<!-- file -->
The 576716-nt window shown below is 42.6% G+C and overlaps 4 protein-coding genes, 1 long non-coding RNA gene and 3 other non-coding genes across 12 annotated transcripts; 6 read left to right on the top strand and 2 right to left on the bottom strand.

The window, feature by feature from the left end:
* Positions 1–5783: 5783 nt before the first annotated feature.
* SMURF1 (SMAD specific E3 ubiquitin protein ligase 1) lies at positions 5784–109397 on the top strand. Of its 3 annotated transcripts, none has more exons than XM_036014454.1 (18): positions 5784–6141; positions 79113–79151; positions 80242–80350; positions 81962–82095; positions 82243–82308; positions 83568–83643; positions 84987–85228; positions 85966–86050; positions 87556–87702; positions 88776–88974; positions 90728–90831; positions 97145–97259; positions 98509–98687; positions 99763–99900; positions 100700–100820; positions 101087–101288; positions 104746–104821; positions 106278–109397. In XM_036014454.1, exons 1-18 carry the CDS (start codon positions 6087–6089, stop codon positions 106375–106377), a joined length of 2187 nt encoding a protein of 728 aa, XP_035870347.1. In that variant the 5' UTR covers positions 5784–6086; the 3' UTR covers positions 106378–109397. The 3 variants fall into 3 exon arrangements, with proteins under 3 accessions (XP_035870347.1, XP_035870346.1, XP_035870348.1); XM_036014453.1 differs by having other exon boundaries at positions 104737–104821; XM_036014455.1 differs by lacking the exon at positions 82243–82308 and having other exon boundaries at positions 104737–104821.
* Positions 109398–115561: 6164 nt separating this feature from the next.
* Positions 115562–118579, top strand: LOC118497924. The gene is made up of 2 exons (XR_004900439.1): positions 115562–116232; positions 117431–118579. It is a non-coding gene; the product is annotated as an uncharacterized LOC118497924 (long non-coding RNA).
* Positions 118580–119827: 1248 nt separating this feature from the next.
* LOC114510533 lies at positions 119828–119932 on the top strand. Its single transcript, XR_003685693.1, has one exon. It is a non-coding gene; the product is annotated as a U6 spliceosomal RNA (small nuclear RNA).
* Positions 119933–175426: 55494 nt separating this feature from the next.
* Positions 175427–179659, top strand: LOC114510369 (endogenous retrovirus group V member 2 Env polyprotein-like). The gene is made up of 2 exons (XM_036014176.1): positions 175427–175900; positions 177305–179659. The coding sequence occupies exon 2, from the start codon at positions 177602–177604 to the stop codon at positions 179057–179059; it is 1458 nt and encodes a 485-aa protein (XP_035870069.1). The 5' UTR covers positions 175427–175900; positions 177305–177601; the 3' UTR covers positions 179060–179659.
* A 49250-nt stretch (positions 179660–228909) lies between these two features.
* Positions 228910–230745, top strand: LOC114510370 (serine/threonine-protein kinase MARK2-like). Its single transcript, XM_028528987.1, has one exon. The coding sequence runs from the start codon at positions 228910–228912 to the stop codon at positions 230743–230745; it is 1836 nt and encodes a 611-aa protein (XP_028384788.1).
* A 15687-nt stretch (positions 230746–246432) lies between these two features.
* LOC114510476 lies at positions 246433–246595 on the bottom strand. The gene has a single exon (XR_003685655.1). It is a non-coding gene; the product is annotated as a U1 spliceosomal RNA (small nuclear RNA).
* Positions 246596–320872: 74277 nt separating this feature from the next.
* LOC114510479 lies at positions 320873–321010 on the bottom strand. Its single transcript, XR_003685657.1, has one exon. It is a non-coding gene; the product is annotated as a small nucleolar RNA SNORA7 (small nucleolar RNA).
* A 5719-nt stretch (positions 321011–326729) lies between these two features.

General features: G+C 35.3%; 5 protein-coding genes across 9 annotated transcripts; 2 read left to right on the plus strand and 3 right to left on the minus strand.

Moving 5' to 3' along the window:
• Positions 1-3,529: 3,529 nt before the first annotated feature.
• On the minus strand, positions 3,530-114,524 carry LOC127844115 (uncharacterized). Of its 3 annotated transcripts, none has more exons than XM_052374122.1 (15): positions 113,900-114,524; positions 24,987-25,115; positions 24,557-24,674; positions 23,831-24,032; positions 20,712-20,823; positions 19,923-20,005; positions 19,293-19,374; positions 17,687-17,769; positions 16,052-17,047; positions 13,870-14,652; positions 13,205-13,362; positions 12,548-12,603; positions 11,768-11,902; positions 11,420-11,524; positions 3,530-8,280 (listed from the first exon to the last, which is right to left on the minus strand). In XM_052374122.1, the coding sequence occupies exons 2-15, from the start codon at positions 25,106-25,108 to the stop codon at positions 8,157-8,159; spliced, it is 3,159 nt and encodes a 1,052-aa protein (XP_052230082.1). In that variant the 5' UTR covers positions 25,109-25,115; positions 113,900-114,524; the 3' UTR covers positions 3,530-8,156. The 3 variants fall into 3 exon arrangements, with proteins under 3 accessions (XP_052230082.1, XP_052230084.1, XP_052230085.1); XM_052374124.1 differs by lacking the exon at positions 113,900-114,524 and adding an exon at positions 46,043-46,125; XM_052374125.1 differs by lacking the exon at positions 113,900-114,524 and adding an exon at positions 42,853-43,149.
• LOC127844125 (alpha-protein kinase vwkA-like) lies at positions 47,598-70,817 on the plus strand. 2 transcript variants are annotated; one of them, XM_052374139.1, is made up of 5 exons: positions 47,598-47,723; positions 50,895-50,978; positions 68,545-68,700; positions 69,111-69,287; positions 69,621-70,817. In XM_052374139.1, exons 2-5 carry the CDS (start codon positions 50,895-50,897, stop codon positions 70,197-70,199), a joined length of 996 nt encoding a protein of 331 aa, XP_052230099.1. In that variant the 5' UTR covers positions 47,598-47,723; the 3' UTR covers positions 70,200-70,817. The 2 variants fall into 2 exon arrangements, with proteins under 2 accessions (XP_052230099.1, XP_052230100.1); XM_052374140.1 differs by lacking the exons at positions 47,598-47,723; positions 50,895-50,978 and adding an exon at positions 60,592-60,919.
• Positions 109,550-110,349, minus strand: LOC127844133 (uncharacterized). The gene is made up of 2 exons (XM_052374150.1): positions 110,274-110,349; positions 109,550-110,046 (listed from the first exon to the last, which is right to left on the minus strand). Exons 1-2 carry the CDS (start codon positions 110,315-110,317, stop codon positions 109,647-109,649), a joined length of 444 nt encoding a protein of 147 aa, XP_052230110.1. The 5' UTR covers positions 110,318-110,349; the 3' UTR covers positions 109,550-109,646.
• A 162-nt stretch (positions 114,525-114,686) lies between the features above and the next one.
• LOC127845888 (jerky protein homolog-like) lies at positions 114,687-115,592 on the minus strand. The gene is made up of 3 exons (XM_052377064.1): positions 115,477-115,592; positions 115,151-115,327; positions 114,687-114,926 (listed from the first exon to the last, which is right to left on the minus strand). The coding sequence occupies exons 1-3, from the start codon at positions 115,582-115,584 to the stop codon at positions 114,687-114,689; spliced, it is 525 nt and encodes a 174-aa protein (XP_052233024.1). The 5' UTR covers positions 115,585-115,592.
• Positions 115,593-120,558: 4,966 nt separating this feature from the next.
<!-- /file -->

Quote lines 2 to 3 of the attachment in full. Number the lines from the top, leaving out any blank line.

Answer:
The window, feature by feature from the left end:
* Positions 1–5783: 5783 nt before the first annotated feature.